By Cooling Post

UK: An imitation supermarket at the University of Lincoln is being used to investigate demand side response (DSR) in refrigeration systems.

Funded by Innovate UK, the Refrigeration Research Centre (RRC) is the focus for new research by the University of Lincoln, IMS Evolve, Tesco Stores and The Grimsby Institute. Using cutting-edge technology to precisely model the dynamics of a typical supermarket, the researchers are exploring how to modify refrigeration control in proportion to the available energy on the National Grid while also optimising food temperature control.

Commercial refrigeration places significant pressure on the National Grid and represents up to one third of a typical retailer’s energy cost. The drive towards low carbon economies also means that the UK National Grid is becoming progressively more unstable, as renewable and decentralised energy sources such as wind and solar PV are less constant than traditional fuel sources. 

DSR aims to stabilise the grid by managing demand and using power more intelligently rather than simply generating more electricity to meet short periods of huge demand, and in turn growing the country’s carbon footprint. 

Working at the RRC as part of the two-year project, the researchers carried out a major industrial demonstration applying DSR to food retailing networks using IoT technology.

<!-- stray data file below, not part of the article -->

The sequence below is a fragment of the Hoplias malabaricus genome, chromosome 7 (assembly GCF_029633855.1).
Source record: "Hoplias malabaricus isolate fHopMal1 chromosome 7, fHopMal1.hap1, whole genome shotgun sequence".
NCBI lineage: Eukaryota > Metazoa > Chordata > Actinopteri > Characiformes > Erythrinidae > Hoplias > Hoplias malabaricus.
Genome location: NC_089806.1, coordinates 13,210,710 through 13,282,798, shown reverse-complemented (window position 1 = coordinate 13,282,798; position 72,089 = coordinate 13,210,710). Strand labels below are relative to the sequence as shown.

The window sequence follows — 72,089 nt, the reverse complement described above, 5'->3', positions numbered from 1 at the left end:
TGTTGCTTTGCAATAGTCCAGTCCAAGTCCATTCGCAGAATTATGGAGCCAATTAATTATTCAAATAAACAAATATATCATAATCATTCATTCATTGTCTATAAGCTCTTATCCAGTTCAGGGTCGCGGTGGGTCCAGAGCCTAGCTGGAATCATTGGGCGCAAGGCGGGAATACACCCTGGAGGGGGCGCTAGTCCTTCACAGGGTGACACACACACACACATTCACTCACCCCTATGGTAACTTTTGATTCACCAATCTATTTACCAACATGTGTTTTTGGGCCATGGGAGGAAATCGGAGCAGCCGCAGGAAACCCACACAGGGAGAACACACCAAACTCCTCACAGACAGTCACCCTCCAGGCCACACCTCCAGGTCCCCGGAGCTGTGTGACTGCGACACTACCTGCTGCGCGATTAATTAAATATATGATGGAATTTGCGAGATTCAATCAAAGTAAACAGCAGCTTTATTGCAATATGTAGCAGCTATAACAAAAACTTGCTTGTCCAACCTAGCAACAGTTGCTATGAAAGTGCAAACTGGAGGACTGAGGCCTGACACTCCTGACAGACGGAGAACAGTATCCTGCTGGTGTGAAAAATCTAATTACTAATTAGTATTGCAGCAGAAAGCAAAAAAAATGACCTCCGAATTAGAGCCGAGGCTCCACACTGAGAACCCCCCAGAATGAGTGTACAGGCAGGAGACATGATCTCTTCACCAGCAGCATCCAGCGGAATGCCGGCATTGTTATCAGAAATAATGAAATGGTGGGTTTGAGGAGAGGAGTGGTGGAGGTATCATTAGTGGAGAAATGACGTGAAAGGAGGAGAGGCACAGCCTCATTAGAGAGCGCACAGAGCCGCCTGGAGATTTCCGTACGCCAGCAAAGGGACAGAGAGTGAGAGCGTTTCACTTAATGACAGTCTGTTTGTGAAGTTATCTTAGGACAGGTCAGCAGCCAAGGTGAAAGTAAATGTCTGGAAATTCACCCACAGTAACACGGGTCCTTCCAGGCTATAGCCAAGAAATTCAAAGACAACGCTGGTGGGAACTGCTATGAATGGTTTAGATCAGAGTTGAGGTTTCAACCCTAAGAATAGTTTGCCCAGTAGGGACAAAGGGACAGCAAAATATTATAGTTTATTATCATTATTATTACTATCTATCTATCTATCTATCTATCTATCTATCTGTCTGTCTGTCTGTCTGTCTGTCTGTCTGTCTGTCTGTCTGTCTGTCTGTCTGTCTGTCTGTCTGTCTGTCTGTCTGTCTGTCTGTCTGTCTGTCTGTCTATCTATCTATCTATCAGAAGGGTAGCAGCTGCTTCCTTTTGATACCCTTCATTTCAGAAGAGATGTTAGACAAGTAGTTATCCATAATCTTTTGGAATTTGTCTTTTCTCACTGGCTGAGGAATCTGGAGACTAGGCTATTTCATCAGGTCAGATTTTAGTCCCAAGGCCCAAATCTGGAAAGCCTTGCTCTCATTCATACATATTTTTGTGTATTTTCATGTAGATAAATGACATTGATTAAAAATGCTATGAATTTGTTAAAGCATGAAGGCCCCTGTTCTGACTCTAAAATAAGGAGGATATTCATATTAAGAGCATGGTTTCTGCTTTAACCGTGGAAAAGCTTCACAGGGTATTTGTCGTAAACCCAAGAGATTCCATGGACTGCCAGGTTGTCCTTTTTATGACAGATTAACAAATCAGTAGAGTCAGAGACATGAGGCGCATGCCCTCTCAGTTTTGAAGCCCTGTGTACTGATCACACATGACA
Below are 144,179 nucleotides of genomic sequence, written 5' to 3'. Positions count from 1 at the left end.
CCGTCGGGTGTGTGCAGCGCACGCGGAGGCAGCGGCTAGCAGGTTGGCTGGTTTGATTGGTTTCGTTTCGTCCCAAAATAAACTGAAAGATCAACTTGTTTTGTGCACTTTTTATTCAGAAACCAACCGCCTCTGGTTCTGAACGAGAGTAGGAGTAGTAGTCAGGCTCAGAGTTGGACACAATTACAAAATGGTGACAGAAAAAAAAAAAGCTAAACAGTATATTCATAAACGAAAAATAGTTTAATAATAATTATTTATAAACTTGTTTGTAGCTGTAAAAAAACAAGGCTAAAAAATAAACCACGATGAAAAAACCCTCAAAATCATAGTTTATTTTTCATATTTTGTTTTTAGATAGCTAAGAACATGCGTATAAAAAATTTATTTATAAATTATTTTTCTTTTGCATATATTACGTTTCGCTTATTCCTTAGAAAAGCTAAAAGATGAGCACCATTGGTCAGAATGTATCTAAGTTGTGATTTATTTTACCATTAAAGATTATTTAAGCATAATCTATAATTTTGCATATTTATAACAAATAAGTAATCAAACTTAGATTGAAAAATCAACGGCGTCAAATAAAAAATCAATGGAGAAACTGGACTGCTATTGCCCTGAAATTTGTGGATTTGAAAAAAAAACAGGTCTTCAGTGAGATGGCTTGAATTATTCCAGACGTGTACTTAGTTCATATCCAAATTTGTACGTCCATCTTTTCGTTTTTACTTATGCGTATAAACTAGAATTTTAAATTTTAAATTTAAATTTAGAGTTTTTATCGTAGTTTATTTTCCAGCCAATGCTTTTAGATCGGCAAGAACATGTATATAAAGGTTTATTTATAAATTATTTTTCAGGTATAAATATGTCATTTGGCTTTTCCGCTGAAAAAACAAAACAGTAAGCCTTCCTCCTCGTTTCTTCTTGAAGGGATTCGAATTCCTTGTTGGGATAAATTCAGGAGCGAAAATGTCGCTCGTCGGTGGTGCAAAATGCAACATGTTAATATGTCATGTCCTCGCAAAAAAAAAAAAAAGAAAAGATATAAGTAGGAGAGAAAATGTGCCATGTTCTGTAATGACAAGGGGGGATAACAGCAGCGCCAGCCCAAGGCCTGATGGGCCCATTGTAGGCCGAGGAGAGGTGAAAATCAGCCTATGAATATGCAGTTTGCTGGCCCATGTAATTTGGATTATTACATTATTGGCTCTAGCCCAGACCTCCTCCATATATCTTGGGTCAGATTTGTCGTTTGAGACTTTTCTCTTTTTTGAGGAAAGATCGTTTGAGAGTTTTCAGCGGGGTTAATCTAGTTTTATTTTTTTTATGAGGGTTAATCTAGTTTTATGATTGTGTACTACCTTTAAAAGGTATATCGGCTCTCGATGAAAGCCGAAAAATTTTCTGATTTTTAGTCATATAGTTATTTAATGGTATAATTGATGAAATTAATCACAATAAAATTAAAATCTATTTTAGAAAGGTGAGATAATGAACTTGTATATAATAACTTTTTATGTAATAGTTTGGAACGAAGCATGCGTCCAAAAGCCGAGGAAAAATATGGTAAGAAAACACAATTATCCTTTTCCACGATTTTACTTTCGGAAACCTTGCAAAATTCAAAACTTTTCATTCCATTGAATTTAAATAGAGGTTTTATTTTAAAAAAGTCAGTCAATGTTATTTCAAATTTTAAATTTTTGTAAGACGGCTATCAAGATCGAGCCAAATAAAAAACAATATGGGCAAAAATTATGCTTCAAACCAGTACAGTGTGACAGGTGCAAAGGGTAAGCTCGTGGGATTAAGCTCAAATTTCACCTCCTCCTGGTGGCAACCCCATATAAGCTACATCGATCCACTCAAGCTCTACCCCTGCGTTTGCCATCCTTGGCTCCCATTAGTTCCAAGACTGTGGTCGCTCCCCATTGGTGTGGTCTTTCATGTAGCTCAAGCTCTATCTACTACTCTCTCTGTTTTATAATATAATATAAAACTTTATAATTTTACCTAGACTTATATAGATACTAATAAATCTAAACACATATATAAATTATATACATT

While recognising the importance of refrigeration, Professor Simon Pearson, director of the Lincoln Institute for Agri-food Technology, said: “Currently, control systems use very static control temperatures, but this project is developing algorithms to dynamically control refrigeration temperatures. 

“Successfully integrating food refrigeration systems into DSR mechanisms would have national and internationally relevant impact, and our research has shown that this can be done while controlling food quality and temperature control limits.”

Edward Porter, Director of IoT, IMS Evolve, commented: “Our pioneering retail refrigeration research alongside the University of Lincoln and Tesco has proven that it is possible to ensure the safety and optimise the quality of refrigerated produce whilst using demand side response. 

The new paper in Applied Energy reveals the results of testing different algorithms that control retail refrigeration systems in the event of a surge in demand which can’t be met by the National Grid.

The researchers from the Lincoln Institute for Agri-food Technology and the University of Lincoln’s School of Engineering established complex algorithms taking into account a number of key criteria, including estimation of the mass and thermal transfer rate of food in each refrigerator and numerical weather predictions. In addition the team worked with IoT specialists IMS Evolve to optimise the considerable IT architecture and data flows needed to handle the enormous data scale. 

“This project gave us a valuable insight into the safe boundaries of operations of our refrigeration systems,” said Tesco Stores energy manager Filippo Chiettini. “It allowed us to understand what degree of flexibility can be safely exploited for services like DSR. It also enriched our general understanding of how different types of food behave within different areas of a refrigerated cabinet.”

The new academic paper is available to read here.

This article was originally published by Cooling Post. The original article can be found here.